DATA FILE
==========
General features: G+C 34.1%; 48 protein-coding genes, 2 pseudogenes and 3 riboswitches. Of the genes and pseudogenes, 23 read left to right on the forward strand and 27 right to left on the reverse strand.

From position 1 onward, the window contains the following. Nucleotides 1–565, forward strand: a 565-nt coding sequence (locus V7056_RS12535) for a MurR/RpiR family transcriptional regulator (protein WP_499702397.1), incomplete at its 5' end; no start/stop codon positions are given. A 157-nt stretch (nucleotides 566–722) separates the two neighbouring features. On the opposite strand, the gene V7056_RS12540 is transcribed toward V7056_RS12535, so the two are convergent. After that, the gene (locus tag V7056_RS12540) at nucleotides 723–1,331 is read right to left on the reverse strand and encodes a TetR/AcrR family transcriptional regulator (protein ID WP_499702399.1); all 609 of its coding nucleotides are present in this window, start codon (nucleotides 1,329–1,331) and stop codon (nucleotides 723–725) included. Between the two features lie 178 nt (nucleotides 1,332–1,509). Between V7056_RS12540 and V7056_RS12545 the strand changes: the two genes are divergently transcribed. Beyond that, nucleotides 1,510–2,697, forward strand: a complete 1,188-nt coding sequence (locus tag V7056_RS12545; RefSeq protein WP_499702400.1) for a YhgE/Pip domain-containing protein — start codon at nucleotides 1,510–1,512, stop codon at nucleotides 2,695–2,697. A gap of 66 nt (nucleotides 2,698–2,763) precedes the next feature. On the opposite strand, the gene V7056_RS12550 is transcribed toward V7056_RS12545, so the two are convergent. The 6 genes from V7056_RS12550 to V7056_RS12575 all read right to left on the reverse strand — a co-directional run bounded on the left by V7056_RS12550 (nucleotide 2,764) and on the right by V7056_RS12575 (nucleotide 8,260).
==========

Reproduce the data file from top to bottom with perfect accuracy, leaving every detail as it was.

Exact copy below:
General features: G+C 34.1%; 48 protein-coding genes, 2 pseudogenes and 3 riboswitches. Of the genes and pseudogenes, 23 read left to right on the forward strand and 27 right to left on the reverse strand.

From position 1 onward, the window contains the following. Nucleotides 1–565, forward strand: a 565-nt coding sequence (locus V7056_RS12535) for a MurR/RpiR family transcriptional regulator (protein WP_499702397.1), incomplete at its 5' end; no start/stop codon positions are given. A 157-nt stretch (nucleotides 566–722) separates the two neighbouring features. On the opposite strand, the gene V7056_RS12540 is transcribed toward V7056_RS12535, so the two are convergent. After that, the gene (locus tag V7056_RS12540) at nucleotides 723–1,331 is read right to left on the reverse strand and encodes a TetR/AcrR family transcriptional regulator (protein ID WP_499702399.1); all 609 of its coding nucleotides are present in this window, start codon (nucleotides 1,329–1,331) and stop codon (nucleotides 723–725) included. Between the two features lie 178 nt (nucleotides 1,332–1,509). Between V7056_RS12540 and V7056_RS12545 the strand changes: the two genes are divergently transcribed. Beyond that, nucleotides 1,510–2,697, forward strand: a complete 1,188-nt coding sequence (locus tag V7056_RS12545; RefSeq protein WP_499702400.1) for a YhgE/Pip domain-containing protein — start codon at nucleotides 1,510–1,512, stop codon at nucleotides 2,695–2,697. A gap of 66 nt (nucleotides 2,698–2,763) precedes the next feature. On the opposite strand, the gene V7056_RS12550 is transcribed toward V7056_RS12545, so the two are convergent. The 6 genes from V7056_RS12550 to V7056_RS12575 all read right to left on the reverse strand — a co-directional run bounded on the left by V7056_RS12550 (nucleotide 2,764) and on the right by V7056_RS12575 (nucleotide 8,260).